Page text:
According to Johanna Ramirez, Youth Employment Specialist at Henry Street Settlement, her program was able to have an “exceptionally good summer,” placing 400 young adults despite particularly challenging circumstances, which included having “two to three weeks to do all the work that [they] typically do in six months.” In part, this success was due to more flexibility from the program’s funders, including DYCD, who understood that 2020 was far from a typical year. Curriculum partners such as Youth Development Institute and Hats & Ladders provided valuable support, and the Henry Street team worked to customize the curriculum to make it relatable and compelling to their participants.

UAU had a successful SYEP experience as well, according to Tatiana Arguello, Director of Workforce Development. Similar to Henry Street, they had to hire and implement programming rapidly, upon SYEP’s partial restoration. When hiring, they had to focus on a slightly different skill set, in light of current circumstances related to COVID-19 and virtual programming. This included an additional degree of digital fluency, as well as an understanding of the socio-emotional needs of young adults dealing with trauma at a particularly challenging time. In spite of funding cuts, UAU’s education team was able to reallocate some staff to continue curriculum development for summer programming, and the organization remained in communication with partners and other providers to share ideas, best practices, and how to move forward with the summer if the program launched (which it ultimately did). Per Ms. Arguello, virtual programming actually created some new opportunities for UAU and its participants, as it gave the organization access to certain employers and work sites that might not have been partners if the program operated in-person (due to geography or other factors).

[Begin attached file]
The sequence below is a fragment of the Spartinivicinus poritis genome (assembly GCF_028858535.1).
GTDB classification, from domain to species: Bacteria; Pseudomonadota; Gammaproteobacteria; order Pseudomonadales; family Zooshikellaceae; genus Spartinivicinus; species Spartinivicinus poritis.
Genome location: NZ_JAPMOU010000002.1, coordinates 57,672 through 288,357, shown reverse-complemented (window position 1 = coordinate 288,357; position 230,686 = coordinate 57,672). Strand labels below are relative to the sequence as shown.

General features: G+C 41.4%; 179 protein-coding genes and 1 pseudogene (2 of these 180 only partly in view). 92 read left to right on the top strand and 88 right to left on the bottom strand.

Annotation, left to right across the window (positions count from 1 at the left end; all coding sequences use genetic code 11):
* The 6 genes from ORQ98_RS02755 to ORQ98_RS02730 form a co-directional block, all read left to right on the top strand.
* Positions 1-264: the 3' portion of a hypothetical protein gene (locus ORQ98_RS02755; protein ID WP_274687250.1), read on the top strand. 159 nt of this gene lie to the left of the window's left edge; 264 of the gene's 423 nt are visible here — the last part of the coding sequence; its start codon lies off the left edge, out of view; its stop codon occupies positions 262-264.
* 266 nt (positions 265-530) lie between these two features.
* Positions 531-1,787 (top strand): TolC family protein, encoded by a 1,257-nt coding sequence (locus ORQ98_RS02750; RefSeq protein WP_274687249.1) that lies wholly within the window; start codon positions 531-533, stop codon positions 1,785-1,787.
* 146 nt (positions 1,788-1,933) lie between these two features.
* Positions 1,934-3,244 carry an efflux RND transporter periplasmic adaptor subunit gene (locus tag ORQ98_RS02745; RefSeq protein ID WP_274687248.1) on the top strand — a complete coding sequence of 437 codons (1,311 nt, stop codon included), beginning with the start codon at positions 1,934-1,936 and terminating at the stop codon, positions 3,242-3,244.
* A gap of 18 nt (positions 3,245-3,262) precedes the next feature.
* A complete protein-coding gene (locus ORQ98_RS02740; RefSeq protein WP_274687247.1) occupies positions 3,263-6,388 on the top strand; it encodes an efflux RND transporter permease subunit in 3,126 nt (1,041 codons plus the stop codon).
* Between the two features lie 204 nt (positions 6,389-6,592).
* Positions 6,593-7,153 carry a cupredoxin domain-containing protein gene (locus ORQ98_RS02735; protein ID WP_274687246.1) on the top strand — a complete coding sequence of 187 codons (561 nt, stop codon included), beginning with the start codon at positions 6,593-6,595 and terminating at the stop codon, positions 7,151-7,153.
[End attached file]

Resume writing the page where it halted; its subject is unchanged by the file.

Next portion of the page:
UAU developed creative projects and opportunities in order to provide both young adults and employers with a substantive experience. For example, they implemented a “Workplace Challenge,” wherein employers would provide a real-life challenge facing their business, and teams of young adults would work to study the problem and offer recommended solutions. In many cases, senior-level staff from employers engaged directly with program participants as part of this work.

Ultimately, SYEP providers, employers, and youth adapted to the challenges as well as opportunities presented by a virtual, project-based environment, enabling young adults to still have a SYEP experience in spite of the COVID-19 pandemic.

This Year’s Program and Incorporating Lessons from 2020

With the January announcement of restored funding, SYEP providers have far more time to plan for this upcoming summer’s program. This is particularly valuable, as providers know that funding is secure and they have time to properly assess, hire, and train staff. In addition, having operated a largely-virtual program last year – with less funding and a shorter runway to prepare – providers are now increasingly well-versed with regard to the program’s virtual component, and  – according to Ms. Arguello – are confident that it will “go off without a hitch.” In addition to having more time to properly hire and train staff, organizations will be able to devote more time and energy to recruiting young adults and employers, and working with these employers to ensure a successful experience.